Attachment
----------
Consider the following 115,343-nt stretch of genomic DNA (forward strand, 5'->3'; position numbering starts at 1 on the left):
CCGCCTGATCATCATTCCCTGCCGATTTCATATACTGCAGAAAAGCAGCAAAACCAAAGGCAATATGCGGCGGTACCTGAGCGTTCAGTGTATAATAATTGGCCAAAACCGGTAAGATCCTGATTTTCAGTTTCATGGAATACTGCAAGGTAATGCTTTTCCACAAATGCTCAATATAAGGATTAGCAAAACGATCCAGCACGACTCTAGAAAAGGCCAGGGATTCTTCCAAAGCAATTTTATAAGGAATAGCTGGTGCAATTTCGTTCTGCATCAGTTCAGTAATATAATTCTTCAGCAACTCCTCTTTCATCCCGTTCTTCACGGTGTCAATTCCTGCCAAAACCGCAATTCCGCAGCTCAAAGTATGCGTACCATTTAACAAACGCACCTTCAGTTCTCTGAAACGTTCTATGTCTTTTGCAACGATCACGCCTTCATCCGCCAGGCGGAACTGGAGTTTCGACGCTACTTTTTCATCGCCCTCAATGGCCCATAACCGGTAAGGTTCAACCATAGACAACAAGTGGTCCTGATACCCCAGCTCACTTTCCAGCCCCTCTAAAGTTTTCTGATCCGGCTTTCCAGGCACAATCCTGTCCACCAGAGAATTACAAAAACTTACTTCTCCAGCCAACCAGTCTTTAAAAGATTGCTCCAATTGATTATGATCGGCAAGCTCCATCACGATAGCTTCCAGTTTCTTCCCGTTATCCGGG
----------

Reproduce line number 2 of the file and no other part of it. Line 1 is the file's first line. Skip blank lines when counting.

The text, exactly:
CCGCCTGATCATCATTCCCTGCCGATTTCATATACTGCAGAAAAGCAGCAAAACCAAAGGCAATATGCGGCGGTACCTGAGCGTTCAGTGTATAATAATTGGCCAAAACCGGTAAGATCCTGATTTTCAGTTTCATGGAATACTGCAAGGTAATGCTTTTCCACAAATGCTCAATATAAGGATTAGCAAAACGATCCAGCACGACTCTAGAAAAGGCCAGGGATTCTTCCAAAGCAATTTTATAAGGAATAGCTGGTGCAATTTCGTTCTGCATCAGTTCAGTAATATAATTCTTCAGCAACTCCTCTTTCATCCCGTTCTTCACGGTGTCAATTCCTGCCAAAACCGCAATTCCGCAGCTCAAAGTATGCGTACCATTTAACAAACGCACCTTCAGTTCTCTGAAACGTTCTATGTCTTTTGCAACGATCACGCCTTCATCCGCCAGGCGGAACTGGAGTTTCGACGCTACTTTTTCATCGCCCTCAATGGCCCATAACCGGTAAGGTTCAACCATAGACAACAAGTGGTCCTGATACCCCAGCTCACTTTCCAGCCCCTCTAAAGTTTTCTGATCCGGCTTTCCAGGCACAATCCTGTCCACCAGAGAATTACAAAAACTTACTTCTCCAGCCAACCAGTCTTTAAAAGATTGCTCCAATTGATTATGATCGGCAAGCTCCATCACGATAGCTTCCAGTTTCTTCCCGTTATCCGGG